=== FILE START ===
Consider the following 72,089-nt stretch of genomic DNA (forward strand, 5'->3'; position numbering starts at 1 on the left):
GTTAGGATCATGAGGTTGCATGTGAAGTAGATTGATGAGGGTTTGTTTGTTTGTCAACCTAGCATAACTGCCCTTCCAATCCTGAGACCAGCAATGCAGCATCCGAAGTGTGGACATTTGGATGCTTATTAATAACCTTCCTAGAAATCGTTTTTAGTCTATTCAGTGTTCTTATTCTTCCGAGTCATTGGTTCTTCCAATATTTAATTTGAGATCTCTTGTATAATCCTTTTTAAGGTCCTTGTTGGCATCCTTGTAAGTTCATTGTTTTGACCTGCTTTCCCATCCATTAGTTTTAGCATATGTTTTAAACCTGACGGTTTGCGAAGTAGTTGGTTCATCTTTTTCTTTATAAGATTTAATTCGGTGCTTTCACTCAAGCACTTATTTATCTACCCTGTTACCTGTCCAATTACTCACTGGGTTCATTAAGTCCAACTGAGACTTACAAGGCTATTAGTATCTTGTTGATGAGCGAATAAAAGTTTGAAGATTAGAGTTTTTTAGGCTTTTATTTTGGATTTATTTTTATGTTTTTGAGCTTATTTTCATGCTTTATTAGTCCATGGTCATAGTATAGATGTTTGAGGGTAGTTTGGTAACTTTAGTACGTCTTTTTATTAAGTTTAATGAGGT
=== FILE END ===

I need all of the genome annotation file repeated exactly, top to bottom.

Consider the following 72,089-nt stretch of genomic DNA (forward strand, 5'->3'; position numbering starts at 1 on the left):
GTTAGGATCATGAGGTTGCATGTGAAGTAGATTGATGAGGGTTTGTTTGTTTGTCAACCTAGCATAACTGCCCTTCCAATCCTGAGACCAGCAATGCAGCATCCGAAGTGTGGACATTTGGATGCTTATTAATAACCTTCCTAGAAATCGTTTTTAGTCTATTCAGTGTTCTTATTCTTCCGAGTCATTGGTTCTTCCAATATTTAATTTGAGATCTCTTGTATAATCCTTTTTAAGGTCCTTGTTGGCATCCTTGTAAGTTCATTGTTTTGACCTGCTTTCCCATCCATTAGTTTTAGCATATGTTTTAAACCTGACGGTTTGCGAAGTAGTTGGTTCATCTTTTTCTTTATAAGATTTAATTCGGTGCTTTCACTCAAGCACTTATTTATCTACCCTGTTACCTGTCCAATTACTCACTGGGTTCATTAAGTCCAACTGAGACTTACAAGGCTATTAGTATCTTGTTGATGAGCGAATAAAAGTTTGAAGATTAGAGTTTTTTAGGCTTTTATTTTGGATTTATTTTTATGTTTTTGAGCTTATTTTCATGCTTTATTAGTCCATGGTCATAGTATAGATGTTTGAGGGTAGTTTGGTAACTTTAGTACGTCTTTTTATTAAGTTTAATGAGGT